A Pakistani theory of justice

We need a Pakistani conception of justice which builds upon common law, Islamic inheritances and South Asian heritage.

Yaqoob Khan Bangash April 22, 2013
The writer is the Chairperson of the History Department at Forman Christian College, Lahore

Over the last weekend I had an opportunity to speak at the International Judicial Conference organised by the Law and Justice Commission of Pakistan and hosted by the Supreme Court of Pakistan. I was a bit apprehensive about speaking at such a conference as being a historian, I thought I would be a misfit, and even the people at the entrance were rather confused at a historian turning up! But very soon, I realised the importance of a non-lawyer/judge at such a conference.

Following the works of John Rawls and Amartya Sen, I argued that Pakistan needs to evolve its own understanding, even a theory, of justice. I argued that not only was such a development important for understanding of concepts of justice, but that it was essential for human development. In a society, the constitution is the supreme document, something which Dr Akmal Hussain has called the “grundnorm”. All concepts and powers — legislature, judicial and executive — emanate from it. But the Constitution is not just limited to these obvious powers. It is also the basic economic document, and hence affects economic growth by providing incentives (or disincentives) for growth and development. Charles Beard had argued this about the US Constitution a hundred years ago. Therefore, when one examines the functioning of law and the courts under the judicial system emanating from the Constitution, its realm and effects are quite expansive.

Furthermore, I argued that we need to fully grasp and internalise what justice really means. It is not simply adjudication but something beyond — as Sen argues while explaining the concept of nyaya. This nyaya goes beyond the normative and promotes social justice and equality — something Sen regards as essential. In the Islamic context, we understand this concept as Adl, which means that things are put in their right place, referring to both adjudication and social justice.

Therefore, I argued that we need to think more about evolving a Pakistani conception of justice which not only builds upon our common law and Islamic inheritances, but also does not ignore our South Asian heritage. After all, Pakistan is equally a part of the concepts of governance elucidated by Kautaliya in the Arthashastra, the edicts of Ashoka, and the laws of Manu, for example. These non-Muslim, yet South Asian, theories of governance and justice are still important for us to engage with.

As I spoke and also went to other panels in the conference, I became increasingly aware that Pakistan is seriously lagging behind in legal theory and philosophy. Apart from my slightly theoretical paper, there were hardly any papers even referring to philosophy. This lack of engagement with “ideas” as one learned judge argued in his remarks, was something which is holding us back — and I could not agree more.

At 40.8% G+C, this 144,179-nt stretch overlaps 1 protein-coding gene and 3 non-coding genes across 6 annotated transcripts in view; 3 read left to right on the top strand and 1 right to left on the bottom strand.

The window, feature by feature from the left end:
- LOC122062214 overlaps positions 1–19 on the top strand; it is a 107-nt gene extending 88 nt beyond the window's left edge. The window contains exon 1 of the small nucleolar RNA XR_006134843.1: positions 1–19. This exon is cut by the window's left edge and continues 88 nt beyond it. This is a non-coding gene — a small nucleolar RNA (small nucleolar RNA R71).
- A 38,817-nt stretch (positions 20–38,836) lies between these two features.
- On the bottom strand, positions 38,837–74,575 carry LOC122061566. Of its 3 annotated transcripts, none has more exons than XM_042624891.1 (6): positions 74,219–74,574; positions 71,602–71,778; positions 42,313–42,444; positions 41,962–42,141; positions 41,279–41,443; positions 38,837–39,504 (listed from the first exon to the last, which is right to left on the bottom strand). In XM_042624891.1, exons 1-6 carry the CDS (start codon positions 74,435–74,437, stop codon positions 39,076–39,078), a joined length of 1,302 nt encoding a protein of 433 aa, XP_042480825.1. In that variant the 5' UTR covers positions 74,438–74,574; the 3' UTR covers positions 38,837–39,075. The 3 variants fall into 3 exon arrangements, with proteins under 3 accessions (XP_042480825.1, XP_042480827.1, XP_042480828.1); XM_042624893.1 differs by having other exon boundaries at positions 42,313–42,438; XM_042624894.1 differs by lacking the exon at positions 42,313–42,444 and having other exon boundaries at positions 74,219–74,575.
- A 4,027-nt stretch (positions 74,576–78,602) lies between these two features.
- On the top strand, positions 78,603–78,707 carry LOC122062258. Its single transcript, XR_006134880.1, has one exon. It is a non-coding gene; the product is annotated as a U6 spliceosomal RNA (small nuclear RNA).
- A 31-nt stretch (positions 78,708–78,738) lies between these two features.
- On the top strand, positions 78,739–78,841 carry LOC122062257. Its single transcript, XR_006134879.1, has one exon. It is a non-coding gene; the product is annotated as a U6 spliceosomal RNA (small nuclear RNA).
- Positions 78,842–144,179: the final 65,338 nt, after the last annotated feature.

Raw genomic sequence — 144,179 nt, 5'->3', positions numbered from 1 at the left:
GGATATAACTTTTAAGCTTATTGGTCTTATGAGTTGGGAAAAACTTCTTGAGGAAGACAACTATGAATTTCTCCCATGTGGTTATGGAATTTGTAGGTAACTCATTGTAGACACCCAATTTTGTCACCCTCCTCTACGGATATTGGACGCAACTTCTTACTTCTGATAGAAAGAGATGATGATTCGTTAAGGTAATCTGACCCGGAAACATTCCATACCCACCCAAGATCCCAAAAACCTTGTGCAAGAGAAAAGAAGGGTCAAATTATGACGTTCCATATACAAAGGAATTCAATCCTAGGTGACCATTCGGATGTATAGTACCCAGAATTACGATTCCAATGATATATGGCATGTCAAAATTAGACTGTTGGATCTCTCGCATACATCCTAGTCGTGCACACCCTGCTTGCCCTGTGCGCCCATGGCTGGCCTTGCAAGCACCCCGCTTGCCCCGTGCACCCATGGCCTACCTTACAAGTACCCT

In Pakistan, there is scarcely any engagement with the idea of justice. People criticise the bench for some rulings, the judges react, and the story goes on. No one really discusses the “point” behind all of this. Obviously, there is politics and expediency involved; however, we need to also think about where is this all leading to? What is the ultimate end of a judicial system, nay, even a system of governance? What principles, grounded in our past and our multiple and rich inheritances, guide us in making rules and regulations, and how do they promote the progress of our people and our country? These are the critical questions we need to ponder on.

In the end, I was rather impressed by the judicial conference. While the conference did not address all the important issues, which no conference really can, it showed the keenness of the bench to engage with issues, exhibited the eagerness of the bar to engage with them, and the ability of the judicial system to at least begin thinking about them. I was pleasantly surprised to see how gracious all the Supreme Court judges were, how they mingled with literally everyone and how they always listened and engaged. People in Pakistan always talk about change at the top, and this conference was certainly a move in the right direction by the Supreme Court. I am eagerly awaiting the next one!

Published in The Express Tribune, April 23rd, 2013.


herbert | 8 years ago | Reply

Justice is a subjective matter. There are no black and white in the world and hence there can be no black and white in justice. It is wrong to assume about total justice as no 2 cases brought to the court of law are exactly the same. But a good debate.

Best of luck!!

Parvez | 8 years ago | Reply

@Mirza: My comment was actually directed elsewhere, but I do like reading what you put out.

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